“I tell her it’s important to get to the next level and win an NCAA championship and not assume it’s going to happen,” he adds. “It’s going to take a lot of work. Why are you going to be the exception [to past Foot Locker champions]? Why? Because you are going to listen. You are not going to get caught up in the hype.”
While she has begun to realize her speed, coach says her very recent epiphany on the value of rest could lead to even bigger breakthroughs for her senior season.
“She knows only one speed on her recovery runs and that’s 6:30 pace, no matter what the terrain,” he says. “And she has some major hills near where she lives, and she still does 6:30.
“Look at her sophomore year. She ran 10:02 in a time trial, then 10:04 in March, 10:04 in April, and 10:07 June. She did that in her freshman year too. No progression. Didn’t know how to rest, didn’t have the confidence to rest, to back off in training.”
When she ran 4:16 last summer despite missing a day of training due to travel, she wondered how that happened. She worried the missed day would cost her. All the reporters were asking what were the special workouts in between Golden West and Indianapolis. She, too, was unsure and asked her coach.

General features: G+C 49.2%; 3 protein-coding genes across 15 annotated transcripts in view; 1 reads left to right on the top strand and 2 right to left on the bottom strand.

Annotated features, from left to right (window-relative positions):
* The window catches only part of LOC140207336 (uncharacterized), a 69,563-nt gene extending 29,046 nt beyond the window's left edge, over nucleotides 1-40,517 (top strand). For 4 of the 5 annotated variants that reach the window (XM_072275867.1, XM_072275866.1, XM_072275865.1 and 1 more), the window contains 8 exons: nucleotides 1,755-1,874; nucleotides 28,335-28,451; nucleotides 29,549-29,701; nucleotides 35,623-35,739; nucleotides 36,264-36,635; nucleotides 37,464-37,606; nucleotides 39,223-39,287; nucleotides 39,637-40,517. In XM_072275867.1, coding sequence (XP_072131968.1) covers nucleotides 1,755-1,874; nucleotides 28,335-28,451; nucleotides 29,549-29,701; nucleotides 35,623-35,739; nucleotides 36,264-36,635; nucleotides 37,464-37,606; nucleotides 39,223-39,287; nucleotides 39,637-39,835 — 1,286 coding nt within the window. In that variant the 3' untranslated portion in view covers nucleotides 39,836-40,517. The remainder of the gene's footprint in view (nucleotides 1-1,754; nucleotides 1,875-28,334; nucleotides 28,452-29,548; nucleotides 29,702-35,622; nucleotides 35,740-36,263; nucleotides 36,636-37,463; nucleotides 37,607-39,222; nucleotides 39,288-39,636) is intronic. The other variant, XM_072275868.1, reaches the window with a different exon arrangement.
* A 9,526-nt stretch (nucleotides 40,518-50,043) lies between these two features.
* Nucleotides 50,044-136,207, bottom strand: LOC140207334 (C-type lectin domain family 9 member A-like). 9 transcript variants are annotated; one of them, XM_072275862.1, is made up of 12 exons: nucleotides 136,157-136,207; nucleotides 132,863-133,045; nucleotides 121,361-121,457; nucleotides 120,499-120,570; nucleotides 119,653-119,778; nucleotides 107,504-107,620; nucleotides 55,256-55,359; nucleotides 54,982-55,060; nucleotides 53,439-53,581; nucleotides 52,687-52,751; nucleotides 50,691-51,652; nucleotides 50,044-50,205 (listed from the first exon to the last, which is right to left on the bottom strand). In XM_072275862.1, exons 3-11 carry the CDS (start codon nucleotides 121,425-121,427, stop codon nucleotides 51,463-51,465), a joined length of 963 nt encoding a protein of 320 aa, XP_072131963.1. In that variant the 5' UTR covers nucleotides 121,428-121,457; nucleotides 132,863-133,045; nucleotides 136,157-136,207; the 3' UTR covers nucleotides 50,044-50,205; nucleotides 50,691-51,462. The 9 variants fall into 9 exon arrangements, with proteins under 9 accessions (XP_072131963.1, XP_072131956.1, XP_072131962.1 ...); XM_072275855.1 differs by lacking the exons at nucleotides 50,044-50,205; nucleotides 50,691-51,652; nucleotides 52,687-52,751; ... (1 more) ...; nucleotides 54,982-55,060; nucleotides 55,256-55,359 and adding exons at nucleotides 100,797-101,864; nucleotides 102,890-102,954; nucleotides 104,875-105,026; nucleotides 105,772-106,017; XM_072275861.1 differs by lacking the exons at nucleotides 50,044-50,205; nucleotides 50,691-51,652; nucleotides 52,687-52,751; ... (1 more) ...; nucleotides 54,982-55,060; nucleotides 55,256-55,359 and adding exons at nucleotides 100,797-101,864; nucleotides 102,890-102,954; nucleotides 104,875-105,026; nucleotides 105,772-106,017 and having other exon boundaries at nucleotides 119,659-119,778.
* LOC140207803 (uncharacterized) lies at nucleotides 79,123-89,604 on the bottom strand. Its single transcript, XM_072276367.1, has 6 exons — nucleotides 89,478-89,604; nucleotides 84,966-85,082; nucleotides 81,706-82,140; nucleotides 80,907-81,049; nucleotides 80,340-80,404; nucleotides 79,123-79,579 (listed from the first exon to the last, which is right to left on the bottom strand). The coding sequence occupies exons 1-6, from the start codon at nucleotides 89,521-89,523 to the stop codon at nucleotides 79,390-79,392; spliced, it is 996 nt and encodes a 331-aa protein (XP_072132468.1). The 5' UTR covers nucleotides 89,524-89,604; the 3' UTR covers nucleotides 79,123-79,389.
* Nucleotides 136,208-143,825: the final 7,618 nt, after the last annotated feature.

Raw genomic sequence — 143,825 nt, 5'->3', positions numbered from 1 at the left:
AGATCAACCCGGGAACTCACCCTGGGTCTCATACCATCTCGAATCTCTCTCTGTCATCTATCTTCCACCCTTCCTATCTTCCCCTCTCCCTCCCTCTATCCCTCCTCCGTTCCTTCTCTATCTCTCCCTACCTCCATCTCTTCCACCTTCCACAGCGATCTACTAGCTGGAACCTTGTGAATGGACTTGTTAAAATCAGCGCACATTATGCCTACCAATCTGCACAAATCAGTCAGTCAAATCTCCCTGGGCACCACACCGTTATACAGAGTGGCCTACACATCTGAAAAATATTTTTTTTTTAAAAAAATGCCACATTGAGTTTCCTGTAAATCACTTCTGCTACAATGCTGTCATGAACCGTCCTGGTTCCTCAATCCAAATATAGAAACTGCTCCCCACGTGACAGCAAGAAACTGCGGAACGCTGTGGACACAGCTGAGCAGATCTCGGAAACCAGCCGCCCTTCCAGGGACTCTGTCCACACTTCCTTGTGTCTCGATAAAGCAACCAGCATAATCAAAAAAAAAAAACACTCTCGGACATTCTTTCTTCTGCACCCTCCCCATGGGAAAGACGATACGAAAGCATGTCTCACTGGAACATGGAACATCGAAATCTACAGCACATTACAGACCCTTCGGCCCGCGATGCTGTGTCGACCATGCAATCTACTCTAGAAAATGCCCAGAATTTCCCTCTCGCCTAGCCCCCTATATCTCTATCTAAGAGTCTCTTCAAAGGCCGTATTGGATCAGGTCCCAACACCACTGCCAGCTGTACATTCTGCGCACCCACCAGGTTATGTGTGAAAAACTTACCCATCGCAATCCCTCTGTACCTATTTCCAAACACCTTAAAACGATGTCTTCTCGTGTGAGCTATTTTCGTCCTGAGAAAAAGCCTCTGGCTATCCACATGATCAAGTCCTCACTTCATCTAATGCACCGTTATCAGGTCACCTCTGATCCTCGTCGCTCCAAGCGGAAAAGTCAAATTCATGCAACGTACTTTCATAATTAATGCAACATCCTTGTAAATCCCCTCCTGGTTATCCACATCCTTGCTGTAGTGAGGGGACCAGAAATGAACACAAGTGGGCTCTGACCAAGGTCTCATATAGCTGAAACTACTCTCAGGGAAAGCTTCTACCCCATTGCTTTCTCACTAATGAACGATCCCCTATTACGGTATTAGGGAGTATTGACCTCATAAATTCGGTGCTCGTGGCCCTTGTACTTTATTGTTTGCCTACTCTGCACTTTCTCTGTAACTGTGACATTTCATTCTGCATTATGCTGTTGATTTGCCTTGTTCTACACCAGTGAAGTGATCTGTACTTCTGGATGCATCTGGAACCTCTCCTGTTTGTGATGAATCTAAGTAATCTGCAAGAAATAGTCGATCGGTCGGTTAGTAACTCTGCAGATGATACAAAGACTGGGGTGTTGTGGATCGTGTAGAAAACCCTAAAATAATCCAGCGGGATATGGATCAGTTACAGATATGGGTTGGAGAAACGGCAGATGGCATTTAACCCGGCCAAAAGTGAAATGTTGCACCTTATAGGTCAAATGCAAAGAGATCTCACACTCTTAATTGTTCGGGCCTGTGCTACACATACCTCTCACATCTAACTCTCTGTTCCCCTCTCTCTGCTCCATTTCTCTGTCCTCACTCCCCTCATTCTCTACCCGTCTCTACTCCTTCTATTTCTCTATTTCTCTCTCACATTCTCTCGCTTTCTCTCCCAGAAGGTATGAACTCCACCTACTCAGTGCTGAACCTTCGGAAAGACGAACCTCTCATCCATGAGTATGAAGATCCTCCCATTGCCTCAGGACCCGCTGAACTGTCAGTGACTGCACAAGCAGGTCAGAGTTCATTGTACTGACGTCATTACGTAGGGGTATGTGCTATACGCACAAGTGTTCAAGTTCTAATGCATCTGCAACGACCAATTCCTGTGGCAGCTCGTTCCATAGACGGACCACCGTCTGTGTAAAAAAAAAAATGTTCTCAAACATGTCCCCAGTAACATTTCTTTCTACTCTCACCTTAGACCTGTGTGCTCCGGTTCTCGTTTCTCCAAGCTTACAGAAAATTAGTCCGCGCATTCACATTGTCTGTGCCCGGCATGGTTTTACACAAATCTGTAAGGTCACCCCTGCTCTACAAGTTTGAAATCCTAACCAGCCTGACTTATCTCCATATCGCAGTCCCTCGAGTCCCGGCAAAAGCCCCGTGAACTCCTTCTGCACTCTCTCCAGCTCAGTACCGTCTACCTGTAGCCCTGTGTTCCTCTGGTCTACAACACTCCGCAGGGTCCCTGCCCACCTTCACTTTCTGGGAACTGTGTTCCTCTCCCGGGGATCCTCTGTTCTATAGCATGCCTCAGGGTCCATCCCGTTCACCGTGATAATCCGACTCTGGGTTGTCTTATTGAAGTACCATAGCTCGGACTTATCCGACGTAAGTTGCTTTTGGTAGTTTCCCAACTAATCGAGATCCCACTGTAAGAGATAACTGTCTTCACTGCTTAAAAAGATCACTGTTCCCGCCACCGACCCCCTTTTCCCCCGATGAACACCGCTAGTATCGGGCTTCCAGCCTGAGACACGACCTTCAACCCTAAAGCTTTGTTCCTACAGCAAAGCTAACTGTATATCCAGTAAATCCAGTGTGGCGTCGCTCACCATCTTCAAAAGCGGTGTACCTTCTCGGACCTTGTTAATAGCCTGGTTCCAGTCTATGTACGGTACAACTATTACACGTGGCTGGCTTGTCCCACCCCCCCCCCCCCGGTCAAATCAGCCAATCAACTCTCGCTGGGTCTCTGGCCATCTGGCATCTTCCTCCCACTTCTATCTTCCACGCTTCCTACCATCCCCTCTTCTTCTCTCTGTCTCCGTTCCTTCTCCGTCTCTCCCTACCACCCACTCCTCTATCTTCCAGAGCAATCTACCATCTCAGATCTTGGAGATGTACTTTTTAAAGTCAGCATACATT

“There weren’t any secret workouts. It was quality workouts and preparation, and then rest.”
Same thing in Poland this summer, when a travel day resulted in just a 15-minute run in the airport. And led to a fresh body and her strongest kick yet.
“Once she starts going 7:00 or 7:15 and really recovers, she’ll start to race even better with a rested body,” Siqueiros continued. “We need to rest. We need to slow down, have confidence, back off. Learn to rest a little more. Once she gets the concept, watch out…she’s got it all.”
Hasay’s mileage approach might get bumped up slightly next year. She says her highest week ever was about 55 miles logged, although most weeks are 40-45 and state meet weeks are closer to 30 miles.
“I’m definitely one of those types that likes to know what the workouts are the week before. I like to know what’s going on. Why we are doing certain workouts,” she said. “I’m used to the system now. It’s my third year with him. I trust what he does. I kind of got lucky… he goes way over his high school duties.”
She also says she’s considering about 10 schools for college at this time, including 3 to 4 she terms as “serious ones.”
Although not prepared to divulge the entire list, she confirms that Stanford is considered prominently and Oregon is “a possibility” as well.
For now, her favorite memory of the season was at the Olympic Trials, when she set the national record (above, photo by Kirby Lee).
“I finally got the chance to get my picture taken in front of the record board,” she gushed. “I’ve always wanted to do that.”
Don’t worry, Jordan. We have a hunch you’ll get the chance to do it again down the road.